Terror case challenges White House strategy

An appeals court refused the government's request to have Jose Padilla transferred to Florida for a criminal trial.

Suddenly, terror suspect Jose Padilla seems a lot more dangerous to the Bush administration.

It has nothing to do with his suspected involvement in Al Qaeda bomb plots, analysts say. Rather, the administration worries that the US Supreme Court might agree to hear Mr. Padilla's case and decide one of the most pressing constitutional issues in the war on terrorism. And by all appearances, government lawyers think they might lose.

The issue: Does President Bush have the power as commander in chief to order the open-ended military detention of US citizens that he deems enemy combatants?

It is not a minor matter. The claim of broad presidential power is a cornerstone of the administration's effort to restore what it views as the proper level of executive authority after decades of erosion following the Watergate scandal. Such robust, independent presidential power is said to be critical to safeguarding the country from a repeat of the 9/11 terror attacks.

But the White House faces a significant hurdle. It is not at all clear that a majority of Supreme Court justices agree with such an expansive view of executive power.

The high court addressed the enemy- combatant issue in June 2004 in a case involving Yaser Hamdi.

A mere plurality ruled that President Bush did have the authority to detain a US citizen based on a congressional authorization passed shortly after the 9/11 attacks.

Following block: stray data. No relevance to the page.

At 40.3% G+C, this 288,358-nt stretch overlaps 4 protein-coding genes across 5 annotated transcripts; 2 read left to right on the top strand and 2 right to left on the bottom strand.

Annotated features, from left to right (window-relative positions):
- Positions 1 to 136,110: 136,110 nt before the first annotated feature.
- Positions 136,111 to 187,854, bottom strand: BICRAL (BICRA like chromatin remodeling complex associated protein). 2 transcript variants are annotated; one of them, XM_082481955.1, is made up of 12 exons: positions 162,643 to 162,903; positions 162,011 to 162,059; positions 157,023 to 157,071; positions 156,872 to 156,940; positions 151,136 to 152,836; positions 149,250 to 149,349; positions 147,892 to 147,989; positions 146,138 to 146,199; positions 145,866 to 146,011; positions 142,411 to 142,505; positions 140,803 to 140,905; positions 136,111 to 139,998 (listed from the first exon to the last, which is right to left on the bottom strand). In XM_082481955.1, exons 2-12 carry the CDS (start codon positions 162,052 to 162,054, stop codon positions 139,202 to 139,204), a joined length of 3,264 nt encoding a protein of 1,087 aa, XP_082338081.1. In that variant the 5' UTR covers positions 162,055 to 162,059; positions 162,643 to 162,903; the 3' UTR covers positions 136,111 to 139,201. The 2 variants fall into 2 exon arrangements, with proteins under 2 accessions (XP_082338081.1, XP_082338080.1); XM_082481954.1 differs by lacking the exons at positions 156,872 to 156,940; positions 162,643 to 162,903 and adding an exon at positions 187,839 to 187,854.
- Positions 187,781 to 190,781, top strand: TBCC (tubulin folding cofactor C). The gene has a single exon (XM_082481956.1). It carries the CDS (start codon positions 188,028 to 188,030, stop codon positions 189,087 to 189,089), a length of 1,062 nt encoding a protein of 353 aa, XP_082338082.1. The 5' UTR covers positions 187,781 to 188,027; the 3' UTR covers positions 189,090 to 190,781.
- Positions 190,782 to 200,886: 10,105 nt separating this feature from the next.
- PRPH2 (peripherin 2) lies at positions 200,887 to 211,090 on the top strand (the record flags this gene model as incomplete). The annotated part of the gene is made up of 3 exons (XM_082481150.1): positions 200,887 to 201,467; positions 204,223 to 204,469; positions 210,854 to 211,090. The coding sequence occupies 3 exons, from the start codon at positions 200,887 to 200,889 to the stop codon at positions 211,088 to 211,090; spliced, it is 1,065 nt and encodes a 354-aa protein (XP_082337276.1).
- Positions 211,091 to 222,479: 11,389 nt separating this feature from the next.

But only one justice, Clarence Thomas, embraced a broad conception of executive power. The justices had also agreed to hear Padilla's case at that time, but they ended up dismissing it on jurisdictional grounds without reaching the broader issue.

Now Padilla's case is back before the court and his lawyers are urging the justices to hear it.

In contrast, government lawyers are arguing in their brief to the high court that Padilla's recent indictment in Miami on terror-conspiracy charges renders his Supreme Court appeal moot.

To shore up that argument, they took the highly unusual step of inviting the Fourth US Circuit Court of Appeals in Richmond to void a September ruling upholding Padilla's military detention as an enemy combatant. They also asked the court to approve Padilla's transfer to Florida to stand trial on the criminal charges.

In a major setback to the government this week, a three-judge panel of the Fourth Circuit refused both requests and questioned the government's motives in seeking to move Padilla to Florida and vacate the earlier ruling.

The administration's actions create "an appearance that the government may be attempting to avoid consideration of our decision [in the Padilla case] by the Supreme Court," writes Judge J. Michael Luttig in a 13-page order released on Wednesday.

"We believe that the issue [in Padilla's case] is of sufficient national importance as to warrant consideration by the Supreme Court," Judge Luttig writes.

The judge went on to criticize the government for underestimating the damage its actions were causing to public perceptions of the war on terror and the government's credibility before the courts.

"While there could be an objective that could command such a price as all this, it is difficult to imagine what that objective might be," Luttig writes.

The rebuke carries extra sting, analysts say, because of who delivered it. Luttig is one of the nation's most conservative appeals court judges and was on the short list of White House favorites for each of the two recent vacancies on the Supreme Court.

Analysts say the move may have made a Supreme Court review of Padilla's case more likely.

"The Fourth Circuit could have vacated its ruling and I doubt the Supreme Court would have entertained [the Padilla case] at that point," says Carl Tobias, a professor at the University of Richmond Law School. "But now it is very much alive in the Supreme Court and it seems momentum is moving that way."

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